“The Tale of Princess Kaguya” destroyed me; I was a complete emotional wreck when the credits rolled. I think the last time that I had to fight that hard to hold back the tears in the cinema – and partially failed – was during “The Lord of the Rings: The Return of the King”. I have seen quite a few emotional scenes since then, some of which also really moved me – but nothing that could compare to this. The fact that many other people in the cinema were just as emotional as me only amplyfied my own feelings, and we all kinda spiralled into this huge collective emotional catharsis. Then again, I should point out that not everyone reacted in the same way, and that some found the ending a little bit too much, and/or too worn out. But for whatever reason, this movie really spoke to me. It probably helped that I had no previous knowlegde of the legend this movie is based on, thus I came into the movie completely blank, without any expectation, having only seen the very short trailer. Thus I was completely unprepared to what followed.
It took me a while to get into the movie, though, especially because of the very basic animation style. Having seen the trailer, which prominently shows the flight-sequence (by far the visually most impressive scene of the movie), I expected the entire movie to look like that. Thus, it took me a little while to get accustomed to these very basic and plain, but still beautiful, images. After a couple of minutes, though, I couldn’t imagine this movie to be done in any other way, and given the fact that it is based on an old Japanese folktale, it’s only fitting that Isao Takahata would choose a similarly timeless art style for this movie. I also really liked the story, which I found to be very beautiful, poetic and touching. There are no bad guys here. You may say “What’s the big deal about that”, but I challenge you to tell me the last animated movie out of Hollywood that you can think of that didn’t feature an antagonist. Yes, it happens, but it’s a rather rare occurence. Here, most protagonists only have the best intentions. This is especially true for Kaguya’s father, who just wants the best for her – but in doing so, doesn’t even notice how he destroys her happiness little by little, putting them on a path that will end in a valley of tears.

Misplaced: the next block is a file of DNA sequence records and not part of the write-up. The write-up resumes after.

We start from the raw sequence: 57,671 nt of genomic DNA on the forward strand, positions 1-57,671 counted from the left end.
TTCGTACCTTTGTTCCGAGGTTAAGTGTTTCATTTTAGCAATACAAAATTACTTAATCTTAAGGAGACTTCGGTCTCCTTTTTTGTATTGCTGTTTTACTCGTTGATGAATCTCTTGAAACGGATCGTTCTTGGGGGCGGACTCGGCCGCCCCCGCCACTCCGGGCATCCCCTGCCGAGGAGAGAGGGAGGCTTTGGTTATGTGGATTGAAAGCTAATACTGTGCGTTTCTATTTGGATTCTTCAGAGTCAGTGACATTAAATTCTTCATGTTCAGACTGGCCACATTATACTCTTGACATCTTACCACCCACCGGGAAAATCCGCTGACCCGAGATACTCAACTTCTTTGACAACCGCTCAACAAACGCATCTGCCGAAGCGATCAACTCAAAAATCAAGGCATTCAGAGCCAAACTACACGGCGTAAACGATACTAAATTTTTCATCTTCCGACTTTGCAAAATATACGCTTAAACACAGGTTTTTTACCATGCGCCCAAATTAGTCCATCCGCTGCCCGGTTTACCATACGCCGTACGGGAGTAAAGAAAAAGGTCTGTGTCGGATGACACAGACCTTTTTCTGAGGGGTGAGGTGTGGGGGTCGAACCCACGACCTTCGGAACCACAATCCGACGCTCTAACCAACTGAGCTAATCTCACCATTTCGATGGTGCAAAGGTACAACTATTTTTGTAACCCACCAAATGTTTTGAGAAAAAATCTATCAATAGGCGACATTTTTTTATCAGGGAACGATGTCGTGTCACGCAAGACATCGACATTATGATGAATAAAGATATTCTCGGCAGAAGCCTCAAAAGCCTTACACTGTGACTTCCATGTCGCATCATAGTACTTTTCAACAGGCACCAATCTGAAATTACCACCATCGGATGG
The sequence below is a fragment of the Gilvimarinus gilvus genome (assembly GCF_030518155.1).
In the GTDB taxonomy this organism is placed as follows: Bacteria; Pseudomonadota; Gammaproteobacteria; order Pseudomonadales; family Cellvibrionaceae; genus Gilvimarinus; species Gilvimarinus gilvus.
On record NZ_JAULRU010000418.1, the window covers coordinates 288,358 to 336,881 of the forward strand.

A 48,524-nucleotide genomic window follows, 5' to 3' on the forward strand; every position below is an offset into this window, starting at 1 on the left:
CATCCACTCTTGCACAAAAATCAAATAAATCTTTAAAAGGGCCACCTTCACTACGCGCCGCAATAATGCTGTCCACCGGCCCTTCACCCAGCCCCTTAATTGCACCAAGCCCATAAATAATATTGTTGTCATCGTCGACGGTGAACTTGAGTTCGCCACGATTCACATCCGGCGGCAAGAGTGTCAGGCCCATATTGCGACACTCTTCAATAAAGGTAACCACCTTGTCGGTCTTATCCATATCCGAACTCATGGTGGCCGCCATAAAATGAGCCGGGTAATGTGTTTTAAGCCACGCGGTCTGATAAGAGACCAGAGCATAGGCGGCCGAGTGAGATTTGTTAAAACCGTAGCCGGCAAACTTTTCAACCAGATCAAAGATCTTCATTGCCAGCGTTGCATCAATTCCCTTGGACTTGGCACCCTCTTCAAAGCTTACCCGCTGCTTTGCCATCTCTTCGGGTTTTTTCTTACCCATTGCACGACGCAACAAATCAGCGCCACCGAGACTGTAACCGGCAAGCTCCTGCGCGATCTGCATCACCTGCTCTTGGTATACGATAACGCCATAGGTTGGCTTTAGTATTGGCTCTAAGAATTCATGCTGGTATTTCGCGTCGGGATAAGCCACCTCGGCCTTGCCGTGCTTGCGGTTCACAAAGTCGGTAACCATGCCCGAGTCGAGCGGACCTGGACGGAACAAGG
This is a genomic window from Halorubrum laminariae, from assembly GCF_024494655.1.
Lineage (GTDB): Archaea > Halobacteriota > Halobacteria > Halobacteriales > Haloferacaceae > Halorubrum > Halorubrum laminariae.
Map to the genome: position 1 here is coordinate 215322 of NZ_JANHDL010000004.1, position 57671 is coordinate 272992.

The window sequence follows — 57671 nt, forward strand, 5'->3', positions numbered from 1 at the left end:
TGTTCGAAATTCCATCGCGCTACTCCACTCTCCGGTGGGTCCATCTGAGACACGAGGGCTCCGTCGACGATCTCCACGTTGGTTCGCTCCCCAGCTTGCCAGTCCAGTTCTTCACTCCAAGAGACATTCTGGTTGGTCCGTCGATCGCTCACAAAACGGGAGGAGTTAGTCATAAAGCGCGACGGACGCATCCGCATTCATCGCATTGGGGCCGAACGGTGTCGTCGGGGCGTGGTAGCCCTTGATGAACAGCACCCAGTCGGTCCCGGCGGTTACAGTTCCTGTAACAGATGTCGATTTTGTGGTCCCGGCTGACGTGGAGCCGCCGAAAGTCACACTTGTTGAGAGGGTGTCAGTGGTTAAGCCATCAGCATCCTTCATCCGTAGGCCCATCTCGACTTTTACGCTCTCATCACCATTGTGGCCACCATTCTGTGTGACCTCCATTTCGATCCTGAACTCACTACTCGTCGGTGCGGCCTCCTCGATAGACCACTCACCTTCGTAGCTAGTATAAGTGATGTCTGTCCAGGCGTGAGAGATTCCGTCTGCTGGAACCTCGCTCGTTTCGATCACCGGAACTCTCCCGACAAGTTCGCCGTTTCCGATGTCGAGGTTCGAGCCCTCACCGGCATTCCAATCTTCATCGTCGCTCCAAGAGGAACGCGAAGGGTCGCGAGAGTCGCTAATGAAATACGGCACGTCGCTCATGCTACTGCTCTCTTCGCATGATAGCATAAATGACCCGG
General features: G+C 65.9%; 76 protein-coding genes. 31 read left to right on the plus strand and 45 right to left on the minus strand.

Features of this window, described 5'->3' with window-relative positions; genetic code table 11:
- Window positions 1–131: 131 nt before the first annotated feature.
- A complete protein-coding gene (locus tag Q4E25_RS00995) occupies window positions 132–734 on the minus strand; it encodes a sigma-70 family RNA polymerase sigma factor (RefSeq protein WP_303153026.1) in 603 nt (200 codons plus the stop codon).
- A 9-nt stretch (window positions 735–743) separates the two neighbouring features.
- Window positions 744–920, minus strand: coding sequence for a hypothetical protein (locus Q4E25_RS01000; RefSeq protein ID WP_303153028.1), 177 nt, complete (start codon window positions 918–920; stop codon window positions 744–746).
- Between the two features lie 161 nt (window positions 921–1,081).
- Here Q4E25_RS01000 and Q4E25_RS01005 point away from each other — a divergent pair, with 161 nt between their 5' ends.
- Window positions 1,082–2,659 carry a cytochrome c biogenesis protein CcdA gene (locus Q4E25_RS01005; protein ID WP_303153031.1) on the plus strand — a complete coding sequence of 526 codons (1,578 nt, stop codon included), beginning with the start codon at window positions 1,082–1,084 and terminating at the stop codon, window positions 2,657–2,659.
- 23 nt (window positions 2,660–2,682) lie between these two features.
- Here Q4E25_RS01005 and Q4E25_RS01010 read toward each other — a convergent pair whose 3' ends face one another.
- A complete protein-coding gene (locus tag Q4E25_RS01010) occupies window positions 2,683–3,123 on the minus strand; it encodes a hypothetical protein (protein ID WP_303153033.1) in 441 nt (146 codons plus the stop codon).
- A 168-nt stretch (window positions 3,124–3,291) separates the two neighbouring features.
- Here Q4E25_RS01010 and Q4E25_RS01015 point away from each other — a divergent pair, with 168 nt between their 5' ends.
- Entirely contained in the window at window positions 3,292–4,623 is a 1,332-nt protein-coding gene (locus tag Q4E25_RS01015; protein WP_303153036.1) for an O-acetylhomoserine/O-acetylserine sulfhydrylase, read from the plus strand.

Another part of the story that I really liked where the challenges for her suitors. That was clever thinking on her part, and a nice way to deal with them. But even here, without any intention to harm or hurt anyone, her actions have dire consequences that haunt her. Despite some dark and sad moments, there is also a lot of fun to be had with this movie, especially during the first third, which shows her unburdened childhood, or later with her instructor. I also loved the dream sequence(s), but I understand anyone who doesn’t like this stylistic device. I’m usually sceptical about it myself, but here it fit the story, and managed to communicate some things, thoughts and feelings that might have been a little too subtle and unclear otherwise. The final major ingredient of this animated masterpiece is the beautiful music, which underscores the emotions of the story perfectly. The only small drawback is the length of the movie. With a runtime over two hours, it might be a little long for children, for whom this movie above all seems to be made (which – obviously, given my reaction – doesn’t mean that adults can’t enjoy it too). Especially the ending is a little drawn out. Since it was such an emotional journey for me, I personally didn’t mind at all, but you might want to keep it in mind before watching it. Despite that, “The Tale of Princess Kaguya” was the best animated movie that I’ve seen in quite a while.